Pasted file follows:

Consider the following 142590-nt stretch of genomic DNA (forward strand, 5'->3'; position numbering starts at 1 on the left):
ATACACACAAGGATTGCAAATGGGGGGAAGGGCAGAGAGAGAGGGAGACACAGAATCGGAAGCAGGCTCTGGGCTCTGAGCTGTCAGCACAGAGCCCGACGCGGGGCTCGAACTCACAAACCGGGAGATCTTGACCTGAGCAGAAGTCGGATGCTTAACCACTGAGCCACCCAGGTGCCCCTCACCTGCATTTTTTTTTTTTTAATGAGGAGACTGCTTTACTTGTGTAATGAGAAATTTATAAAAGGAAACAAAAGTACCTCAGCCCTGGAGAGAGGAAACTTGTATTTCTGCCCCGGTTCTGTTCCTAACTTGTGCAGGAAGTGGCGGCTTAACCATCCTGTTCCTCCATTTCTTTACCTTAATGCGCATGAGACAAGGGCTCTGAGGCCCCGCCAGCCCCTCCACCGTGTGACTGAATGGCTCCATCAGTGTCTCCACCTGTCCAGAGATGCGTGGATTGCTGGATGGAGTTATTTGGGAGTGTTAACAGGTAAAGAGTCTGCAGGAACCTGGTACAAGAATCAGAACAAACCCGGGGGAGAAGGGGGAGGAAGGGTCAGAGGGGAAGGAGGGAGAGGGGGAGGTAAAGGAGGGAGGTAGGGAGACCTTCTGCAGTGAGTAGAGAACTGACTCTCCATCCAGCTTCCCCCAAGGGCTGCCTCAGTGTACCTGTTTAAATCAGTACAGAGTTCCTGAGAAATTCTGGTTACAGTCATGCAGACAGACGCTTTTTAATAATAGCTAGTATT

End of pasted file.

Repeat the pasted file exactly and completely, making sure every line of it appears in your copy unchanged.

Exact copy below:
Consider the following 142590-nt stretch of genomic DNA (forward strand, 5'->3'; position numbering starts at 1 on the left):
ATACACACAAGGATTGCAAATGGGGGGAAGGGCAGAGAGAGAGGGAGACACAGAATCGGAAGCAGGCTCTGGGCTCTGAGCTGTCAGCACAGAGCCCGACGCGGGGCTCGAACTCACAAACCGGGAGATCTTGACCTGAGCAGAAGTCGGATGCTTAACCACTGAGCCACCCAGGTGCCCCTCACCTGCATTTTTTTTTTTTTAATGAGGAGACTGCTTTACTTGTGTAATGAGAAATTTATAAAAGGAAACAAAAGTACCTCAGCCCTGGAGAGAGGAAACTTGTATTTCTGCCCCGGTTCTGTTCCTAACTTGTGCAGGAAGTGGCGGCTTAACCATCCTGTTCCTCCATTTCTTTACCTTAATGCGCATGAGACAAGGGCTCTGAGGCCCCGCCAGCCCCTCCACCGTGTGACTGAATGGCTCCATCAGTGTCTCCACCTGTCCAGAGATGCGTGGATTGCTGGATGGAGTTATTTGGGAGTGTTAACAGGTAAAGAGTCTGCAGGAACCTGGTACAAGAATCAGAACAAACCCGGGGGAGAAGGGGGAGGAAGGGTCAGAGGGGAAGGAGGGAGAGGGGGAGGTAAAGGAGGGAGGTAGGGAGACCTTCTGCAGTGAGTAGAGAACTGACTCTCCATCCAGCTTCCCCCAAGGGCTGCCTCAGTGTACCTGTTTAAATCAGTACAGAGTTCCTGAGAAATTCTGGTTACAGTCATGCAGACAGACGCTTTTTAATAATAGCTAGTATT